CHUGIAK, Alaska — One of the longest days of Ian Murphy's life began ordinarily enough, with a routine trip to Chugiak High to drop off the family's foreign exchange student.
17 hours later, Murphy was helping his fellow Chugiak Volunteer firefighters finish dousing the smoldering ashes of his own home.
"It's always hard to watch something like that happen, but it really hits you in the gut when you're looking at it and it's yours," said Murphy, whose family's home in Peters Creek was destroyed by the Jan. 5 blaze.
Murphy said he got up at around 5:30 a.m. that morning to take Ping-Ping, an exchange student from Thailand, to school. When he returned, his wife, their three young children and his father-in-law had just exited the home after hearing one of the house's eight smoke detectors go off.
"There wasn't smoke coming out of the roof just yet, but it wasn't long," Murphy said.
With his family safe, Murphy's training as a firefighter kicked in. He said he engineered the attack engine for the duration of the blaze, which raged well into the night.
"We were working the fire grounds until shortly after 11 p.m. that night," he said.
With his family safe and sound, Murphy said the choice to try to fight the fire was an easy one.
"They were in a good, warm, safe place and I had to do my job to help my brothers and sisters of the fire department out," he said.
CVFD assistant chief Clifton Dalton said a call came in at around 7:45 a.m. that a house on Deer Park Drive was ablaze. When crews arrived, they found heavy smoke coming from the roof of the single-story home.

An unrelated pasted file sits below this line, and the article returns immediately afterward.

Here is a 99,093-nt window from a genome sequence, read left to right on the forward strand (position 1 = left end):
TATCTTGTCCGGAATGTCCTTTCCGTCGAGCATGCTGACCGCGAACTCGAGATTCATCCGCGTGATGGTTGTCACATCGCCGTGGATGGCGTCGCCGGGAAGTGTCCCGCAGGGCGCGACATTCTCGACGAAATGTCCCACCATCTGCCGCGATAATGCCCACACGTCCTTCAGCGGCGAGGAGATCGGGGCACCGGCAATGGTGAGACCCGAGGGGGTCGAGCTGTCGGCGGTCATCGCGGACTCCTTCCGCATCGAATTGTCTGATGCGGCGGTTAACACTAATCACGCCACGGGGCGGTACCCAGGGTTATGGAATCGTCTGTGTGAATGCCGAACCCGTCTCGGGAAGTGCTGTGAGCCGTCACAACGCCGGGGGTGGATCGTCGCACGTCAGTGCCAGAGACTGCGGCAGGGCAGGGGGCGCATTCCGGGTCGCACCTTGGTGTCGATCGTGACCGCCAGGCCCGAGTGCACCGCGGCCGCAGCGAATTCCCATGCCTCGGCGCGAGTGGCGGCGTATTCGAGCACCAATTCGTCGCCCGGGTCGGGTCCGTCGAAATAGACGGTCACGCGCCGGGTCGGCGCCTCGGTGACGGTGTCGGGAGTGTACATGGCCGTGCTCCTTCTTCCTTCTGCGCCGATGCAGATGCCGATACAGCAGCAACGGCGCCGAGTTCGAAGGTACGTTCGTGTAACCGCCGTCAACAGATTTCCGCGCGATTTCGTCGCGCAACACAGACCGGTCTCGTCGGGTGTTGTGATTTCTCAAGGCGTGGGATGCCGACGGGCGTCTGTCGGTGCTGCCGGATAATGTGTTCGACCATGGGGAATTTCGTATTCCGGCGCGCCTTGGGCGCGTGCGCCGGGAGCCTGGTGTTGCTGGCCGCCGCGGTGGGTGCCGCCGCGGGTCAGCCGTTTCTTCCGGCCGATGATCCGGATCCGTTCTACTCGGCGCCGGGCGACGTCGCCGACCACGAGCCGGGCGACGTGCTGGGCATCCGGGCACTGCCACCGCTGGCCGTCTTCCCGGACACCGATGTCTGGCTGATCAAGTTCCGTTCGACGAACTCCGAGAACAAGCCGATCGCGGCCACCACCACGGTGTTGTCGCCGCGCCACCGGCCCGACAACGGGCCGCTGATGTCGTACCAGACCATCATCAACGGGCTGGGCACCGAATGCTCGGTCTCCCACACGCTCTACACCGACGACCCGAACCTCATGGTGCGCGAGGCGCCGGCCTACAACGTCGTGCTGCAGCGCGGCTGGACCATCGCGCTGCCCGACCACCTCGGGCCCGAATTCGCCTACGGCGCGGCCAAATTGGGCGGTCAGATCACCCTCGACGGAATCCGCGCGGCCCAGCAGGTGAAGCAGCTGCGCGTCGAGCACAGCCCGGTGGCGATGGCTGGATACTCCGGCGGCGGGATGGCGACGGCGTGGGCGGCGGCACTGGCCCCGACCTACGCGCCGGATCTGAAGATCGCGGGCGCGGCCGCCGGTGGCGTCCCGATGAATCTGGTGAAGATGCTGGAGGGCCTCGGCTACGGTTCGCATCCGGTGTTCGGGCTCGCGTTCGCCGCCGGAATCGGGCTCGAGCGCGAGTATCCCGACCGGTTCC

"It was burning undetected a long time before the residents were aware of it," Dalton said.
Dalton said the fire likely began as a chimney fire, then spread into the home's roof. Because the house has a multi-layered roof, the fire was able spread extensively before anyone realized something was amiss.
"The thing that saved them was their smoke detector," Dalton said.
Murphy agreed that having working smoke detectors likely saved his family's lives.
"It was definitely the smoke detectors," he said.
Dalton said that the roof had three layers of building materials, making the fire very difficult to get to.
"Whenever it gets between the layers like that it's almost impossible to fight," he said.
Dalton said the Red Cross was contacted to help the family with temporary housing assistance.
CVFD responded to the fire with three engines, a heavy rescue truck and two medic units. Additionally, crews from Anchorage Fire Department Station 11 helped out with a ladder truck and engine truck.
Murphy said the family has now been set up with temporary housing through their insurance company and is now in the process of determining what can be salvaged from the home. He doesn't think it will be much, and many of the family's priceless memories have been lost.
"There's stuff that's going to be replacable, stuff that's hard to replace and there's stuff that's never going to be replaced," he said.
Among the most precious items lost, he said, are baby pictures from when the kids — Jaden, 10, Canyon, 8, and Lily, 5 — were born.
"That's the kicker," he said.
In the days since the fire, Murphy said the family has received gifts and emotional support from across Alaska.
"It's been tremendous," he said. "It's been absolutely terrific. I never anticipated the amount of support."
Ian's father-in-law was in Alaska visiting, leaving six people without a home in the wake of the fire. Murphy said Ping-Ping is still living with the family, and she plans to continue staying with them for the rest of the school year.
"She's a member of the family now," he said.
A fund has been set up in Murphy's name at Northrim Bank for anyone wishing to lend financial assistance.
Just ask for Murphy's account and they'll take donations, he said.
Murphy said the family plans to rebuild in Peters Creek.
"We definitely want to rebuild," he said. "Obviously, it's going to be a long time before we're able to start."